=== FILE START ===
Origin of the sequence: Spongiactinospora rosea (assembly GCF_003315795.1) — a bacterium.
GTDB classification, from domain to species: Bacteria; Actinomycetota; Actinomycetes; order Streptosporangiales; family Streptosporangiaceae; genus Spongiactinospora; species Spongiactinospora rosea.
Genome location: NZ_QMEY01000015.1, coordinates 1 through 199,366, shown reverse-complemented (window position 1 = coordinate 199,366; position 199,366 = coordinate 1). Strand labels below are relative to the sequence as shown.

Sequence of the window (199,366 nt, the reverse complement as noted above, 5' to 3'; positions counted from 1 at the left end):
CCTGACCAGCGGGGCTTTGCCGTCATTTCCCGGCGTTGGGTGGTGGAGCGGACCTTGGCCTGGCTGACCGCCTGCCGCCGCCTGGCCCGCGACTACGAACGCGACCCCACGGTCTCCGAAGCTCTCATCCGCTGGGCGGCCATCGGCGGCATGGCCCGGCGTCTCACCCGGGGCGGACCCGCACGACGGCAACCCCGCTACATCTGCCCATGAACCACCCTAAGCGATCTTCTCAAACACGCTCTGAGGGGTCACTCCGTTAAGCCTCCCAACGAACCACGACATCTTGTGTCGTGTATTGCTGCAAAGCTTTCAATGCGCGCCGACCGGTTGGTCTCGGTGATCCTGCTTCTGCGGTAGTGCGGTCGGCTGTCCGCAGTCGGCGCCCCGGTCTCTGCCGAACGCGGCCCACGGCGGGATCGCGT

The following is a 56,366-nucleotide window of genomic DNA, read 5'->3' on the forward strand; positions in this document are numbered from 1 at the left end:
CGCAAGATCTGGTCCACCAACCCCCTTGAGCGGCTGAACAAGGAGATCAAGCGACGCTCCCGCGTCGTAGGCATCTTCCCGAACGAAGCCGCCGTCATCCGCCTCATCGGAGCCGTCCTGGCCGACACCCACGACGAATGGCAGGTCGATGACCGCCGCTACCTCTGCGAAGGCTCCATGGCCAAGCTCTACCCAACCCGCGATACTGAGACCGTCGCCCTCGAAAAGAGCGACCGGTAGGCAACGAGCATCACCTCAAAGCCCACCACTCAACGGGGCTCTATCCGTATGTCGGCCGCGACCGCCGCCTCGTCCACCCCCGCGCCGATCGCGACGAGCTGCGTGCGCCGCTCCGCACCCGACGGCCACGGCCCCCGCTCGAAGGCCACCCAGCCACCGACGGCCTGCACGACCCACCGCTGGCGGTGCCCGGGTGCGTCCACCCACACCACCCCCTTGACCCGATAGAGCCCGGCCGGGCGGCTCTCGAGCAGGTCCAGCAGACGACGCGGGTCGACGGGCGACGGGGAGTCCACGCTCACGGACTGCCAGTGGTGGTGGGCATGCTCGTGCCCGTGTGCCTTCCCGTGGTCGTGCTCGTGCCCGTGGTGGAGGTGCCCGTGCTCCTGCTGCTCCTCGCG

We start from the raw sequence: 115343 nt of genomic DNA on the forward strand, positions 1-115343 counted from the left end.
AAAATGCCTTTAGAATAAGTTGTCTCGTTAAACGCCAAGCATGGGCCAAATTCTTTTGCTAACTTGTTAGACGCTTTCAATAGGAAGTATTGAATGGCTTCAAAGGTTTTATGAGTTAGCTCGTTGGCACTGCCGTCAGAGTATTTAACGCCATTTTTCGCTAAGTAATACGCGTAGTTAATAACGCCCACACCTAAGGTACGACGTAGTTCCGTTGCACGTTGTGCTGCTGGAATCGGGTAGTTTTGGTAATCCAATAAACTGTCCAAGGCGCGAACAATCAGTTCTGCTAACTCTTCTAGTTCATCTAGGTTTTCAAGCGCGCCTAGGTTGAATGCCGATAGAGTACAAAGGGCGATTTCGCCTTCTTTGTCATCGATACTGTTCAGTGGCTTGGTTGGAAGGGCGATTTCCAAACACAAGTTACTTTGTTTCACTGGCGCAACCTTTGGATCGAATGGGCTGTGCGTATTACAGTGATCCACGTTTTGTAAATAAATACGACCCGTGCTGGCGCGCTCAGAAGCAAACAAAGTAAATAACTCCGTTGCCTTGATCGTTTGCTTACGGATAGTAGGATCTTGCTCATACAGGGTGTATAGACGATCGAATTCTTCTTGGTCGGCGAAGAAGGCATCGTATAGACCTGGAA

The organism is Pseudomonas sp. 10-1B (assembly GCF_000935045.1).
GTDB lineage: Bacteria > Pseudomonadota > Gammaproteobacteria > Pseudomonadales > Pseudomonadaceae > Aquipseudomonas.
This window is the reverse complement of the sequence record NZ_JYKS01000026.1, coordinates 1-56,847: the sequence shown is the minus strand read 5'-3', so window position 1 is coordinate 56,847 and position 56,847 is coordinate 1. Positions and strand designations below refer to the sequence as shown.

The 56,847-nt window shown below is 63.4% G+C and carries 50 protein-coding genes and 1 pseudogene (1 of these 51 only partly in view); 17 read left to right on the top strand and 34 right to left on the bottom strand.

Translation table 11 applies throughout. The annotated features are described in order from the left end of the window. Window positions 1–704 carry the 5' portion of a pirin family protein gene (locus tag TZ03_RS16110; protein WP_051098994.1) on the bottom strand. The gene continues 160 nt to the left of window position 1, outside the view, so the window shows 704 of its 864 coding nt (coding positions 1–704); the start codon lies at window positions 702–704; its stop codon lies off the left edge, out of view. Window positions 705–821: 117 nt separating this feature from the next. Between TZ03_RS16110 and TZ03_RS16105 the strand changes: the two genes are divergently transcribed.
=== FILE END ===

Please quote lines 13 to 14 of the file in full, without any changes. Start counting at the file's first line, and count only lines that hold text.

The 56,847-nt window shown below is 63.4% G+C and carries 50 protein-coding genes and 1 pseudogene (1 of these 51 only partly in view); 17 read left to right on the top strand and 34 right to left on the bottom strand.

Translation table 11 applies throughout. The annotated features are described in order from the left end of the window. Window positions 1–704 carry the 5' portion of a pirin family protein gene (locus tag TZ03_RS16110; protein WP_051098994.1) on the bottom strand. The gene continues 160 nt to the left of window position 1, outside the view, so the window shows 704 of its 864 coding nt (coding positions 1–704); the start codon lies at window positions 702–704; its stop codon lies off the left edge, out of view. Window positions 705–821: 117 nt separating this feature from the next. Between TZ03_RS16110 and TZ03_RS16105 the strand changes: the two genes are divergently transcribed.